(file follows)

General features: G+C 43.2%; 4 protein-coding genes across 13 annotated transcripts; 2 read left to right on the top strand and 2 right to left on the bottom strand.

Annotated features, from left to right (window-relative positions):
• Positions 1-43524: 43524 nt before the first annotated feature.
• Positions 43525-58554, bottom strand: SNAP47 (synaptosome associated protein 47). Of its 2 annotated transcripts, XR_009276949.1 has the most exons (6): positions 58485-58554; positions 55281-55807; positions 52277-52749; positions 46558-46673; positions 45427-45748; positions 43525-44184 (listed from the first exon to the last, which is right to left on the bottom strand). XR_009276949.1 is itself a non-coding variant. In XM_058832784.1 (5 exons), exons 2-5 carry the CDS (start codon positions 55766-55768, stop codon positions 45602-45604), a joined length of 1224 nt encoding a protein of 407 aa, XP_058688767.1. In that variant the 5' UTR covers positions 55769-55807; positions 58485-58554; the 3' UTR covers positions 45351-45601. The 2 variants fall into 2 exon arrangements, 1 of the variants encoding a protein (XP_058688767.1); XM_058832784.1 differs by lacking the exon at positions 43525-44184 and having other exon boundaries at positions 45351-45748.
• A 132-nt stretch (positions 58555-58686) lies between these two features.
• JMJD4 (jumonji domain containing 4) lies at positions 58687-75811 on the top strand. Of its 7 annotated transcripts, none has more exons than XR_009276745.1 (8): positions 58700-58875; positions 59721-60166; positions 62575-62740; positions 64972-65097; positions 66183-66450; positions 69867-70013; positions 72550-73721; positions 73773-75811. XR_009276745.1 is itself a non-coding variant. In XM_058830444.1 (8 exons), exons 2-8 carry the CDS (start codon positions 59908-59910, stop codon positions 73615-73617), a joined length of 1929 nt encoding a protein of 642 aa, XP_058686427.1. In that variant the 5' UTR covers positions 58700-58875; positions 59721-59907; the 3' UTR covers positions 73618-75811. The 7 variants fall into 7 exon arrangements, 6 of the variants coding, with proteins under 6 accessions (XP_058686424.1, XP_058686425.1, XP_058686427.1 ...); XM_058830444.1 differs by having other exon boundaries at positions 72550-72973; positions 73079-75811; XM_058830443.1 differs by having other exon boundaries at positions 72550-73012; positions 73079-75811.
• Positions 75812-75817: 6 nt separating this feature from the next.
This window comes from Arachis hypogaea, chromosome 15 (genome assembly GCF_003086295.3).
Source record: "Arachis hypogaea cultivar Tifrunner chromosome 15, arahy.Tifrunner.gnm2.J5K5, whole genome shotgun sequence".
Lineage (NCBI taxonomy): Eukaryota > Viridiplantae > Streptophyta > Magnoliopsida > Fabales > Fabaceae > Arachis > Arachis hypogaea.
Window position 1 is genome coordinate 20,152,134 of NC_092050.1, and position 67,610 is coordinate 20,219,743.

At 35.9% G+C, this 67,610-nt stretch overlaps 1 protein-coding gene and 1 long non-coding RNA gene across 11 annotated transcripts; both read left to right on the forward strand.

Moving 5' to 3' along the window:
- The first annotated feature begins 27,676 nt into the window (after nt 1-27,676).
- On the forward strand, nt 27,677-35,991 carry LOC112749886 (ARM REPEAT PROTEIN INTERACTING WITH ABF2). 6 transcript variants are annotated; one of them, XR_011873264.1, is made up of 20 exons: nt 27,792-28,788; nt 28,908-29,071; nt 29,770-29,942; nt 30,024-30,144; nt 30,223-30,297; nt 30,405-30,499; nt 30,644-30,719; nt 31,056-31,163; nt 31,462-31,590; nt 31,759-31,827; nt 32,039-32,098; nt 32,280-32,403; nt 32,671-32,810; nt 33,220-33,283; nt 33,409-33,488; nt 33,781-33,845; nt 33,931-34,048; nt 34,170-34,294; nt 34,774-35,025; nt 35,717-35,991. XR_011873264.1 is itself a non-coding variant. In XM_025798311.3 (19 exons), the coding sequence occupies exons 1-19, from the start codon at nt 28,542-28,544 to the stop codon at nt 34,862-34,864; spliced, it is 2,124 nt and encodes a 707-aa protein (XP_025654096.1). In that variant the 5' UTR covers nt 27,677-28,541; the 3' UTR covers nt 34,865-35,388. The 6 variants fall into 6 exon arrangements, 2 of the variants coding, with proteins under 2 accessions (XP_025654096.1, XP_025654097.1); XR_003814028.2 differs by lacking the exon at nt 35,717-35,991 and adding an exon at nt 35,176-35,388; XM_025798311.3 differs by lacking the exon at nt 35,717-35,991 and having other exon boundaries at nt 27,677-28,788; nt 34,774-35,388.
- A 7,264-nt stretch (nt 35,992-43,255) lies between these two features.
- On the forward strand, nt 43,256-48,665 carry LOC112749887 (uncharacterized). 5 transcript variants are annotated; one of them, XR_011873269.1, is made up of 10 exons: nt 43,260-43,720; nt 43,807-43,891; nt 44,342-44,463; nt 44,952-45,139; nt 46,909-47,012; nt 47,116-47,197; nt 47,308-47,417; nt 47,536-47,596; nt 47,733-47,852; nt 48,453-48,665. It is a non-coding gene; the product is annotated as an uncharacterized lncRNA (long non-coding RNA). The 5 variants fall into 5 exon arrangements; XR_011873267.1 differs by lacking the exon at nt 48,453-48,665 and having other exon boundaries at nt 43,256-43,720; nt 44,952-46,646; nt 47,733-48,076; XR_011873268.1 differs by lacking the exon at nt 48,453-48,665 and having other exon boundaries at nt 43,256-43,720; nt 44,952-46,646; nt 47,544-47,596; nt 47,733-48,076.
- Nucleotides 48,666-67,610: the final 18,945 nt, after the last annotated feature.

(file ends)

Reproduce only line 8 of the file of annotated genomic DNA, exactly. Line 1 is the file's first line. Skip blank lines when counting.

This window comes from Arachis hypogaea, chromosome 15 (genome assembly GCF_003086295.3).